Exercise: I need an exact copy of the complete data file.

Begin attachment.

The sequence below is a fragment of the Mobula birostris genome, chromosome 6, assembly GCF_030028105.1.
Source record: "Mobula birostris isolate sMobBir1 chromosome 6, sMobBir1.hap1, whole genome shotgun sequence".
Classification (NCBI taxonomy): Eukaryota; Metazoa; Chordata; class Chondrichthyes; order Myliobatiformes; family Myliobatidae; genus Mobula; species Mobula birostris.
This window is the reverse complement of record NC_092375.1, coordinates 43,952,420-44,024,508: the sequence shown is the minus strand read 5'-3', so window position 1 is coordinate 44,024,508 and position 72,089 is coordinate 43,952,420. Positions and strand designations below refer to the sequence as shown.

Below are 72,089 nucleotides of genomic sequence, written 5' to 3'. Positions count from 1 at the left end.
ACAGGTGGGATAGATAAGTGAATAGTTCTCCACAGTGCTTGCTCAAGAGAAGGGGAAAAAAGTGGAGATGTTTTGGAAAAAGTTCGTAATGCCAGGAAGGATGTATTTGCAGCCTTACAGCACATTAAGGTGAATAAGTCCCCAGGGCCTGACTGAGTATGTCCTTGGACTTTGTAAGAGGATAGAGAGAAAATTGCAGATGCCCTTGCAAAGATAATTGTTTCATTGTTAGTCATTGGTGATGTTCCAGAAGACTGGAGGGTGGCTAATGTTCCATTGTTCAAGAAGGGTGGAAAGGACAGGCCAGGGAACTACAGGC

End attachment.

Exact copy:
The sequence below is a fragment of the Mobula birostris genome, chromosome 6, assembly GCF_030028105.1.
Source record: "Mobula birostris isolate sMobBir1 chromosome 6, sMobBir1.hap1, whole genome shotgun sequence".
Classification (NCBI taxonomy): Eukaryota; Metazoa; Chordata; class Chondrichthyes; order Myliobatiformes; family Myliobatidae; genus Mobula; species Mobula birostris.
This window is the reverse complement of record NC_092375.1, coordinates 43,952,420-44,024,508: the sequence shown is the minus strand read 5'-3', so window position 1 is coordinate 44,024,508 and position 72,089 is coordinate 43,952,420. Positions and strand designations below refer to the sequence as shown.

Below are 72,089 nucleotides of genomic sequence, written 5' to 3'. Positions count from 1 at the left end.
ACAGGTGGGATAGATAAGTGAATAGTTCTCCACAGTGCTTGCTCAAGAGAAGGGGAAAAAAGTGGAGATGTTTTGGAAAAAGTTCGTAATGCCAGGAAGGATGTATTTGCAGCCTTACAGCACATTAAGGTGAATAAGTCCCCAGGGCCTGACTGAGTATGTCCTTGGACTTTGTAAGAGGATAGAGAGAAAATTGCAGATGCCCTTGCAAAGATAATTGTTTCATTGTTAGTCATTGGTGATGTTCCAGAAGACTGGAGGGTGGCTAATGTTCCATTGTTCAAGAAGGGTGGAAAGGACAGGCCAGGGAACTACAGGC